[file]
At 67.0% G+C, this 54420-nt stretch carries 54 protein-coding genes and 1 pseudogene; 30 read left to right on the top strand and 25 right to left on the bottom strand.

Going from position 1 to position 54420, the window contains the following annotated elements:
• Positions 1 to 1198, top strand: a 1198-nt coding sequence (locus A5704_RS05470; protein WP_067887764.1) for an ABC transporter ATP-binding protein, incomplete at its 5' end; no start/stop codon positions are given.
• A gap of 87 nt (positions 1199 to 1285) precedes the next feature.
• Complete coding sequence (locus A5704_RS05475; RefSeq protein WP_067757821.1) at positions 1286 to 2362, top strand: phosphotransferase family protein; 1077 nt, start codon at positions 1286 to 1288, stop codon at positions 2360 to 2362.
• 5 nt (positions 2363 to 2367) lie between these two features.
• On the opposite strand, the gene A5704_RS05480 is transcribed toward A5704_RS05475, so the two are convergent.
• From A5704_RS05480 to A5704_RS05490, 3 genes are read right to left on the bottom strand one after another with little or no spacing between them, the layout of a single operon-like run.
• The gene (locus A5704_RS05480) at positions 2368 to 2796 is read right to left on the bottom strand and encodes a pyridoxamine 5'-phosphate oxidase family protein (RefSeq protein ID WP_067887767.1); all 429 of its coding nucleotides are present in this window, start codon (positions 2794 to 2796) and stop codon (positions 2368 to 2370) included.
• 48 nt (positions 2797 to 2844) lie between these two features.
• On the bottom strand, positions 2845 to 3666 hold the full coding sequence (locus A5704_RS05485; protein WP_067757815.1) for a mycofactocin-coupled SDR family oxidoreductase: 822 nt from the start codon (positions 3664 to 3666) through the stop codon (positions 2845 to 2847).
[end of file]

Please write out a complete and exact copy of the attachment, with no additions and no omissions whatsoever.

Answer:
At 67.0% G+C, this 54420-nt stretch carries 54 protein-coding genes and 1 pseudogene; 30 read left to right on the top strand and 25 right to left on the bottom strand.

Going from position 1 to position 54420, the window contains the following annotated elements:
• Positions 1 to 1198, top strand: a 1198-nt coding sequence (locus A5704_RS05470; protein WP_067887764.1) for an ABC transporter ATP-binding protein, incomplete at its 5' end; no start/stop codon positions are given.
• A gap of 87 nt (positions 1199 to 1285) precedes the next feature.
• Complete coding sequence (locus A5704_RS05475; RefSeq protein WP_067757821.1) at positions 1286 to 2362, top strand: phosphotransferase family protein; 1077 nt, start codon at positions 1286 to 1288, stop codon at positions 2360 to 2362.
• 5 nt (positions 2363 to 2367) lie between these two features.
• On the opposite strand, the gene A5704_RS05480 is transcribed toward A5704_RS05475, so the two are convergent.
• From A5704_RS05480 to A5704_RS05490, 3 genes are read right to left on the bottom strand one after another with little or no spacing between them, the layout of a single operon-like run.
• The gene (locus A5704_RS05480) at positions 2368 to 2796 is read right to left on the bottom strand and encodes a pyridoxamine 5'-phosphate oxidase family protein (RefSeq protein ID WP_067887767.1); all 429 of its coding nucleotides are present in this window, start codon (positions 2794 to 2796) and stop codon (positions 2368 to 2370) included.
• 48 nt (positions 2797 to 2844) lie between these two features.
• On the bottom strand, positions 2845 to 3666 hold the full coding sequence (locus A5704_RS05485; protein WP_067757815.1) for a mycofactocin-coupled SDR family oxidoreductase: 822 nt from the start codon (positions 3664 to 3666) through the stop codon (positions 2845 to 2847).